Cross the blossom-path to the spa pavilion.

Cross the blossom-path to the spa pavilion.

Dinner that night was at the Inn’s restaurant, I started with a perfect espresso Martini, then dived into a rocket-covered, goat cheese-flecked, honey-crusted flatbread, just-right scallops and a juicy local salmon steak with sweet potato mash and a tangy lime-spiked yoghurt dressing. I sat and watched the stars come out and planned a trip back in summer when the pizza oven terrace in the garden re-opens and I could maybe sip cocktails in the summer warmth and see those Orcas cruise past. Tomorrow I’d explore the island in one of the cute smart cars that the Inn has to lend to guests, but tonight I’d just enjoy the relaxed pace of island living…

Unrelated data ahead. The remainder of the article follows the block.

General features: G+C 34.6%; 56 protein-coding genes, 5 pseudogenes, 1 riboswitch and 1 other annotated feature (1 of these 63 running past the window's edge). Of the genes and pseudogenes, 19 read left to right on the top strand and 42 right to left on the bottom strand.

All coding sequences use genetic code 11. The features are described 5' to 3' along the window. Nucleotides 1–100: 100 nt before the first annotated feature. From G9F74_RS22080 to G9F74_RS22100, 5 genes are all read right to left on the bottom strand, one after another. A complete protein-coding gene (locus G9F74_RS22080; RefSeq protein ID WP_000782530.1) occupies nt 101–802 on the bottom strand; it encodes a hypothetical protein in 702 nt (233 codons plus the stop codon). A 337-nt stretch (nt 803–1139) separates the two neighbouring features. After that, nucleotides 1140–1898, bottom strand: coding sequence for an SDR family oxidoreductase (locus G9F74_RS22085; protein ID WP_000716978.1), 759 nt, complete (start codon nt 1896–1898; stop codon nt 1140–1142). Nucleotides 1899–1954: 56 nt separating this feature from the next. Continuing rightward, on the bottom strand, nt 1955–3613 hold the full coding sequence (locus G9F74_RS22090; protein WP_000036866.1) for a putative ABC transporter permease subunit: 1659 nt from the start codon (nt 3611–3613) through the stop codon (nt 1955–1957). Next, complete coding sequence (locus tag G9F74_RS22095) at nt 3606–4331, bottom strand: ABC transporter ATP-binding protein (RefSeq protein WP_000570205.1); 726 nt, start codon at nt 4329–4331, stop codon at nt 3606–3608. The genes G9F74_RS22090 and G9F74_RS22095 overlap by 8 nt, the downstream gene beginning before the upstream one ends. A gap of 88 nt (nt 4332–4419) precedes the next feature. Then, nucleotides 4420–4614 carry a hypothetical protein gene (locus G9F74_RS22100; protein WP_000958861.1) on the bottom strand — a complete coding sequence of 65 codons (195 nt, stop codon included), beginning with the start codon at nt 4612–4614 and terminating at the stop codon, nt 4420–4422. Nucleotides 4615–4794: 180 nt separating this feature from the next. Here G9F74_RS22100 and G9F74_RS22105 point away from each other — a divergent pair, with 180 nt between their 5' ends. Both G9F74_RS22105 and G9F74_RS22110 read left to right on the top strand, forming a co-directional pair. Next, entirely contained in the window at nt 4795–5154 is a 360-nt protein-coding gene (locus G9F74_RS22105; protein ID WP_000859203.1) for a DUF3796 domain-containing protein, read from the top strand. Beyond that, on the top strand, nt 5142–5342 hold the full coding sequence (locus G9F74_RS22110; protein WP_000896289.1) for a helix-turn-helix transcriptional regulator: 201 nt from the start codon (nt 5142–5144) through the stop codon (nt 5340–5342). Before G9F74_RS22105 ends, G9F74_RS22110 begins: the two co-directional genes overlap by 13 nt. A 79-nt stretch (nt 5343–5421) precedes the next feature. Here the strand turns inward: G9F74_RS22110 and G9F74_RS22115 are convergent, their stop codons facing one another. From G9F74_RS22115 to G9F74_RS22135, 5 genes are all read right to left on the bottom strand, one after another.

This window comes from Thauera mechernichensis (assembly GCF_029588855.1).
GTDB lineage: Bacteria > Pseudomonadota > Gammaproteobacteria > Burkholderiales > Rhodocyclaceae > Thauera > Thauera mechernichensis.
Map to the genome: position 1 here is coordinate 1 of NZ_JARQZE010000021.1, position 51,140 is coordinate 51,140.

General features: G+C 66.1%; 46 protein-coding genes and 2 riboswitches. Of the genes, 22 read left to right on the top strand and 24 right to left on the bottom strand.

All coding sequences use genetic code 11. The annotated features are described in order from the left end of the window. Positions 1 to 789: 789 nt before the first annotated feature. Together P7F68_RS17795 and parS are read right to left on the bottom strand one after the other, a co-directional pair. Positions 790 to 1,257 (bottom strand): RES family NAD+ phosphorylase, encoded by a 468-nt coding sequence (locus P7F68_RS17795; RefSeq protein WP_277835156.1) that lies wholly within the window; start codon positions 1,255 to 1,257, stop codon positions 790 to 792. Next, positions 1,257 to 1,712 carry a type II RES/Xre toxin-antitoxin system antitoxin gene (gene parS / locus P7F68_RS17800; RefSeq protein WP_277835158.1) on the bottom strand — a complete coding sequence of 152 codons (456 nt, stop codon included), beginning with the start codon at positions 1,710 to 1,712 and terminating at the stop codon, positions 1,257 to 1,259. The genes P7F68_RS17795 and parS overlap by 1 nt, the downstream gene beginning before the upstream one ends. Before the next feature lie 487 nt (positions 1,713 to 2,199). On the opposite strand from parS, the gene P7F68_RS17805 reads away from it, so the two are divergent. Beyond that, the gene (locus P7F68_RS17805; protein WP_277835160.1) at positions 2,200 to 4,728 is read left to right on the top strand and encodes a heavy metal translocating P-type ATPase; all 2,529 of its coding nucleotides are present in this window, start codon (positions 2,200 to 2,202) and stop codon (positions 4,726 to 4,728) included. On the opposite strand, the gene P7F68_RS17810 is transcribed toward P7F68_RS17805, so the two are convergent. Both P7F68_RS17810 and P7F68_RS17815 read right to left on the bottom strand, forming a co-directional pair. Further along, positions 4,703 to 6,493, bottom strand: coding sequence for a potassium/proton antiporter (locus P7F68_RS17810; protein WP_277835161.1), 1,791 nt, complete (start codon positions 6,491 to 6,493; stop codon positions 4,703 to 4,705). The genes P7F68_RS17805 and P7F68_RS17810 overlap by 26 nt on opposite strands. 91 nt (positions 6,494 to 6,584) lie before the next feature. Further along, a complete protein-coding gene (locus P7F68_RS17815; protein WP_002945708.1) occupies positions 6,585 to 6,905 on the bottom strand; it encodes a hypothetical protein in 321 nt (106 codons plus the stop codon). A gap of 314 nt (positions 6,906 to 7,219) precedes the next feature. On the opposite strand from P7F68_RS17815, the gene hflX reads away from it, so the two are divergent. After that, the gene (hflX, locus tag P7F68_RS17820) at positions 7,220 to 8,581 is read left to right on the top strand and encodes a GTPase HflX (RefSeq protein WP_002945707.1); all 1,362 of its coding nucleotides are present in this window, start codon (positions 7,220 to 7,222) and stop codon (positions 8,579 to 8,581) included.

I stayed as a guest of the Galiano Inn and Spa. My views – as always – are 100% my own.

No need to bring a car - borrow theirs!

No need to bring a car – borrow theirs!


Apr 13

Feeling at home in Fairmont’s Charlevoix Chateau

Out of all the things I imagined that I’d miss about home, one thing I didn’t anticipate missing was old buildings. Vancouver is such a modern city, it celebrated its 125th birthday in 2011. Gleaming high rises are everywhere and but it wasn’t until I arrived at the Fairmont Le Manoir Richelieu in Quebec’s Charlevoix region and beamed at its stone exterior and gleaming wooden interior that I had a sudden flash of realisation; I like old buildings, they feel comforting and like ‘home’.

I could not love this more.

I could not love this more.